by Daniel L. Maheux

Changes to the collective agreement

CPAA members,

Please find attached the English language copy of a document which lists all the changes to the collective agreement. This document aims to help you answer your inquiries until such time that the new collective agreement is printed and distributed. Please note that the French version is not an official translation (we are still waiting for the official translation which must be provided by CPC).

We hope that this document will be of assistance,


by Brenda McAuley

Negotiations Update

On Monday August 15, 2016, arbitrator Michel Picher ruled in favor of Canada Post’s proposal in the final offer selection process.

Negotiations began almost 19 months ago. As mentioned to you in previous communications, the biggest barrier to our negotiations with the Corporation was the pension issue. CPAA did not want to agree to an inferior defined contribution pension plan for our new members. However with the arbitrator accepting the Corporation’s final offer, our new members will participate in the defined contribution (DC) component of the pension plan. All existing members will be grandfathered into the Defined Benefit Pension Plan.

The new four-year collective agreement will expire on December 31, 2018.

Highlights of new collective agreement


by Brenda McAuley

Negotiations (Update)

CPAA Final Selection Arbitration hearing dates were held on June 30, July 4 and 5th. Both parties utilized expert witnesses with respect to the most predominate issue our pension plan. Closing arguments were made by both sides; Arbitrator Picher has committed to make his final decision by August 15, 2016.

Until that date, our current collective agreement is still in effect.


by Daniel L. Maheux


Negotiation, as we all know, is a process of give and take. This particular round of bargaining distinguished itself from previous ones by the number of concessions demanded by the Corporation. Our team has met the Canada Post team over the last 14 months until an impasse was reached last November.

As was mentioned in our updates, the Corporation’s Chief negotiator wanted CPAA to negotiate against itself. The impasse was finally resolved in March with the Corporation agreeing to refer the issue to final offer selection arbitration. Arbitrator Michel Picher was agreed by both parties. With this important step behind us, the process is nonetheless far from over.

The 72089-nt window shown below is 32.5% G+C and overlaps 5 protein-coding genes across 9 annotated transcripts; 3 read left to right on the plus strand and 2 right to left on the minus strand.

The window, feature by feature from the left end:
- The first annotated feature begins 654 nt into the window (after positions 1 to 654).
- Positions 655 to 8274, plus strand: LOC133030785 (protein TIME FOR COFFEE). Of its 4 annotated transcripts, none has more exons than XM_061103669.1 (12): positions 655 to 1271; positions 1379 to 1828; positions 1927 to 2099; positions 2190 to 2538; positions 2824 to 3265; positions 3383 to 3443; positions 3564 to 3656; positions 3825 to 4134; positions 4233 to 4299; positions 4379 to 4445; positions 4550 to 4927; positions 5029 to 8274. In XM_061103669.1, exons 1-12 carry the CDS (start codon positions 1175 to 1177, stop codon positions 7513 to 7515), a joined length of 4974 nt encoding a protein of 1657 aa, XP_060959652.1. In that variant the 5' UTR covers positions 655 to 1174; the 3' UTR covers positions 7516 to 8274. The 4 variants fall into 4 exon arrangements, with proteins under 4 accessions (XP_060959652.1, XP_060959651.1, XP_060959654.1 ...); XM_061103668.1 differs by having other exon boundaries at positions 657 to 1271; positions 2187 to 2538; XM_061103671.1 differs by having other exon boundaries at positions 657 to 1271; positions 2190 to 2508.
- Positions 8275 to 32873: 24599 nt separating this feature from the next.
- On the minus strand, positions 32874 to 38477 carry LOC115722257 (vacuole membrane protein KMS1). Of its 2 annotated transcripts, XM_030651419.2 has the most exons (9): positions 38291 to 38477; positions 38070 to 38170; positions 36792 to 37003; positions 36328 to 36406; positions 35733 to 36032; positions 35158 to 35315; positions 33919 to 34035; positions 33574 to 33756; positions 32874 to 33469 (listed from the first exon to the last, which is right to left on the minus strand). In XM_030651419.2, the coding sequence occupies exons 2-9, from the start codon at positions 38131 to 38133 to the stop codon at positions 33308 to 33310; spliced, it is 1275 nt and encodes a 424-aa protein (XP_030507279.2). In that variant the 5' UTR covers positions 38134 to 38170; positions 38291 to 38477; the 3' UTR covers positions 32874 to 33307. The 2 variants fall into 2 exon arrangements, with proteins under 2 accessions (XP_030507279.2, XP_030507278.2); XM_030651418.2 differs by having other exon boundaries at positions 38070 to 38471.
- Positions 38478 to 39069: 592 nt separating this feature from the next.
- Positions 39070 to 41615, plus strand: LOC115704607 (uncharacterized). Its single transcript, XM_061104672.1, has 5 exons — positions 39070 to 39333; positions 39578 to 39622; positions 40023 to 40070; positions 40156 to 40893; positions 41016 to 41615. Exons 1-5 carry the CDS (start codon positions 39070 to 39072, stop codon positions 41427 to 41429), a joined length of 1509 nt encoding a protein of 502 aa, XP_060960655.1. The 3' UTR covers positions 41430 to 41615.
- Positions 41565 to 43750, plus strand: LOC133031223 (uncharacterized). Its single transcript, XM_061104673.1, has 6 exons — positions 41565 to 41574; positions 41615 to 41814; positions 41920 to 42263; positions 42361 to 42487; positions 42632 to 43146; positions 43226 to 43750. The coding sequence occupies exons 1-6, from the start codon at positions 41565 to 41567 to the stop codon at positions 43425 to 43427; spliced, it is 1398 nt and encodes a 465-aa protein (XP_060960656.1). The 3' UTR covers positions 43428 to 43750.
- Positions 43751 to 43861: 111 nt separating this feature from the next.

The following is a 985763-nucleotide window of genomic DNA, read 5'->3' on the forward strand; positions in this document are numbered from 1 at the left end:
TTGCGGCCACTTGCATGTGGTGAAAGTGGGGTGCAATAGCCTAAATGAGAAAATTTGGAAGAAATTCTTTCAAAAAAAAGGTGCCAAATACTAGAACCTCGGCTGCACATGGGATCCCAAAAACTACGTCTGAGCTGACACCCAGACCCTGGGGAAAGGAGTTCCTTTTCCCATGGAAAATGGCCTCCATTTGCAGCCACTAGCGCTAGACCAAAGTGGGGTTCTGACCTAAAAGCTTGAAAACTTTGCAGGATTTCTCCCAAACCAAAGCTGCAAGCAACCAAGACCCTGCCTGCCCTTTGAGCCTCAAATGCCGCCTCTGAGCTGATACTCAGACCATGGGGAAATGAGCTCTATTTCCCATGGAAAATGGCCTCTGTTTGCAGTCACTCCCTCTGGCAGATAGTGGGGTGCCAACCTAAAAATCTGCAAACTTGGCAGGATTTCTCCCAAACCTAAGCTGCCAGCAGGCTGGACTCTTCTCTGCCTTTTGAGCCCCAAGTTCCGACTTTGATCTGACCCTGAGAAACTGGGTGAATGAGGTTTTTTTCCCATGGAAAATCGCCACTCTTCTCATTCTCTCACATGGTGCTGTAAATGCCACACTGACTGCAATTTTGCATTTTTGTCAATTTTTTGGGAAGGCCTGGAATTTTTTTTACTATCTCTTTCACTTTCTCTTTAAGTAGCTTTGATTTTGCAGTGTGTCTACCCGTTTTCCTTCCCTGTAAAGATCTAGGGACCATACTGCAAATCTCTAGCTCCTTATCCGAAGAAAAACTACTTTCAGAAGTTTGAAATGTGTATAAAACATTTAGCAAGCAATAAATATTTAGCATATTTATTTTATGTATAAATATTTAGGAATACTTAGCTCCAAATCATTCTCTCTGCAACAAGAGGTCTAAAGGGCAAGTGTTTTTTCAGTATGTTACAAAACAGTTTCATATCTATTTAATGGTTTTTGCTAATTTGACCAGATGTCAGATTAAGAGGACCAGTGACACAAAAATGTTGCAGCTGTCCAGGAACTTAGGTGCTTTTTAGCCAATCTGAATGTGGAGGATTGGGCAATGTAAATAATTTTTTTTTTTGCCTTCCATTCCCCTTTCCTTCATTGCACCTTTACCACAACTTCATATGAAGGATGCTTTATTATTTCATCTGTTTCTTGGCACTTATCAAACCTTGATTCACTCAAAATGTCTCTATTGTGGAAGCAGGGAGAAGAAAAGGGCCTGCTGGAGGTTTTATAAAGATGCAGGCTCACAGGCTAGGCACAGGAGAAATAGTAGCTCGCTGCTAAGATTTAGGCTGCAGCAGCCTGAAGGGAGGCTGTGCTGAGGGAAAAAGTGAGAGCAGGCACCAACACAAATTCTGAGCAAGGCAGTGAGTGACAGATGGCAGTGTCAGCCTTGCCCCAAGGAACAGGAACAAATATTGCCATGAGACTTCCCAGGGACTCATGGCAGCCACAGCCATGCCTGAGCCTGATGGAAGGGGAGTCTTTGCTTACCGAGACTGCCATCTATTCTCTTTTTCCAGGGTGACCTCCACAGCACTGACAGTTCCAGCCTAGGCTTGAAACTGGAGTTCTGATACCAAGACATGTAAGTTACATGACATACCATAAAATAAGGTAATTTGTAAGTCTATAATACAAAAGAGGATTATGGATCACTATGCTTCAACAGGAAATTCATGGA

The following timeline has been agreed:
Final Offers were exchanged and presented to the Arbitrator on May 2nd. We have also agreed to hearing dates in front of Arbitrator Picher as follow; June 30th , July 4th, 5th , 6th , 7th. The task ahead is to prepare our expert witness to testify in front of Mr Picher. The Abitrator committed to render his decision by the end of July. In any event, we will update you, the members, of any development.


by Daniel L. Maheux


As communicated yesterday by Canada Post, negotiations with the Corporation are at an impasse and the parties have agreed to go to final offer selection arbitration as per Clause 60.03 of our collective agreement.

The next step is for the parties to agree on an Arbitrator so that Arbitration dates can be booked. While it is difficult to anticipate the duration of this process, we are hopeful that a new collective agreement can be in place before too long.

Throughout negotiations, CPAA has been steadfast in refusing to consider a defined contribution pension plan. Our rationale is based on the Corporation’s own representations. They admitted that their proposal wouldn’t do anything to help with any funding issues, and that it would mean both members and Canada Post would get less for every dollar spent on pensions . On the other hand, we know for certain that the Canada Post proposal will create a generation of impoverished retirees who can only subsist with social assistance, thereby being a burden on society at large.

The history of CPAA is that of an Association preoccupied with fairness and equality in the workplace. Our long standing tradition is not about to change.

We will provide regular update on the arbitration process.


by Daniel L. Maheux

Negotiations Update

Negotiations Update


by Daniel L. Maheux

Negociations Update

Spinning Our Wheels

Bargaining seems stuck in a drift without snow tires.

Over a month ago, Canada Post presented a final offer. When we asked whether that meant the Corporation was sending the matter to arbitration, we were asked to present a counter offer. When we did, Canada Post told us they didn’t like the offer and told us to present a better one.

We told the Corporation we had no intention of bargaining that way. No party bargains against itself in any proper negotiation. We said to Canada Post that we needed to have a counter offer, if there was going to be any progress for a new collective agreement.

We met with Canada Post on Monday November 16. At that time, we received another presentation on what the Corporation wants, so they can realize their model of “sustainability”. That’s code for cutbacks and no increases. After presenting this offer, they told us again that they didn’t like our last offer and that we should go back to the drawing board.